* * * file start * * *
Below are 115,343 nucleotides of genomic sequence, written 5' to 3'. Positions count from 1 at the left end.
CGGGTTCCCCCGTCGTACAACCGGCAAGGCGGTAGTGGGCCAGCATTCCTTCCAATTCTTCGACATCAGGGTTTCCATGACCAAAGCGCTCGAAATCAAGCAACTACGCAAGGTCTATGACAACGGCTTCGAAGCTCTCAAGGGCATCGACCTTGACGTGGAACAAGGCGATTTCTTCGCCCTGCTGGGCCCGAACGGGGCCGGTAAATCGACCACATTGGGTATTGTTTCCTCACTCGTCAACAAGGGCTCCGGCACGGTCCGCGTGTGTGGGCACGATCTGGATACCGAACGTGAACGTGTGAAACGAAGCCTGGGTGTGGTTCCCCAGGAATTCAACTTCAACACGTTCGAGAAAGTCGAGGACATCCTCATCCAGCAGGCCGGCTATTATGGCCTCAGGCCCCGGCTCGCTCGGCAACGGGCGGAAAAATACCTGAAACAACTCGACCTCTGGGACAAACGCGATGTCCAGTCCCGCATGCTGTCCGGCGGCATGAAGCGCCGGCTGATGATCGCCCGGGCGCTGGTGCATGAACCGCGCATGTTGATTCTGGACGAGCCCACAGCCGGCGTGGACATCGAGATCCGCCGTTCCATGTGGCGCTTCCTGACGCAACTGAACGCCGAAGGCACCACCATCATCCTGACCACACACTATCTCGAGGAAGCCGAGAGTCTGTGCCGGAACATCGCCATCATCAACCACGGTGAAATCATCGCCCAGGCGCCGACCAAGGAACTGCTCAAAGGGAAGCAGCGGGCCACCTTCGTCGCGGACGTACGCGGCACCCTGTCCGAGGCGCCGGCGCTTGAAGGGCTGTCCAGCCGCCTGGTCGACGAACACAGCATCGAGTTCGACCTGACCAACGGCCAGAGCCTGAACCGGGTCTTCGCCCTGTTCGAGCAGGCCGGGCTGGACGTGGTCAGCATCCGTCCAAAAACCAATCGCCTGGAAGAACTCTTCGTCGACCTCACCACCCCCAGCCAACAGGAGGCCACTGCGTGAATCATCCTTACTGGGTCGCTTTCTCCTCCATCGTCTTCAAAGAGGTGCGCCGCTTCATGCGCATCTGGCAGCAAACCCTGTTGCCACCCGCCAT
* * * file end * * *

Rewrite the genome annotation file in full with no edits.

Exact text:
Below are 115,343 nucleotides of genomic sequence, written 5' to 3'. Positions count from 1 at the left end.
CGGGTTCCCCCGTCGTACAACCGGCAAGGCGGTAGTGGGCCAGCATTCCTTCCAATTCTTCGACATCAGGGTTTCCATGACCAAAGCGCTCGAAATCAAGCAACTACGCAAGGTCTATGACAACGGCTTCGAAGCTCTCAAGGGCATCGACCTTGACGTGGAACAAGGCGATTTCTTCGCCCTGCTGGGCCCGAACGGGGCCGGTAAATCGACCACATTGGGTATTGTTTCCTCACTCGTCAACAAGGGCTCCGGCACGGTCCGCGTGTGTGGGCACGATCTGGATACCGAACGTGAACGTGTGAAACGAAGCCTGGGTGTGGTTCCCCAGGAATTCAACTTCAACACGTTCGAGAAAGTCGAGGACATCCTCATCCAGCAGGCCGGCTATTATGGCCTCAGGCCCCGGCTCGCTCGGCAACGGGCGGAAAAATACCTGAAACAACTCGACCTCTGGGACAAACGCGATGTCCAGTCCCGCATGCTGTCCGGCGGCATGAAGCGCCGGCTGATGATCGCCCGGGCGCTGGTGCATGAACCGCGCATGTTGATTCTGGACGAGCCCACAGCCGGCGTGGACATCGAGATCCGCCGTTCCATGTGGCGCTTCCTGACGCAACTGAACGCCGAAGGCACCACCATCATCCTGACCACACACTATCTCGAGGAAGCCGAGAGTCTGTGCCGGAACATCGCCATCATCAACCACGGTGAAATCATCGCCCAGGCGCCGACCAAGGAACTGCTCAAAGGGAAGCAGCGGGCCACCTTCGTCGCGGACGTACGCGGCACCCTGTCCGAGGCGCCGGCGCTTGAAGGGCTGTCCAGCCGCCTGGTCGACGAACACAGCATCGAGTTCGACCTGACCAACGGCCAGAGCCTGAACCGGGTCTTCGCCCTGTTCGAGCAGGCCGGGCTGGACGTGGTCAGCATCCGTCCAAAAACCAATCGCCTGGAAGAACTCTTCGTCGACCTCACCACCCCCAGCCAACAGGAGGCCACTGCGTGAATCATCCTTACTGGGTCGCTTTCTCCTCCATCGTCTTCAAAGAGGTGCGCCGCTTCATGCGCATCTGGCAGCAAACCCTGTTGCCACCCGCCAT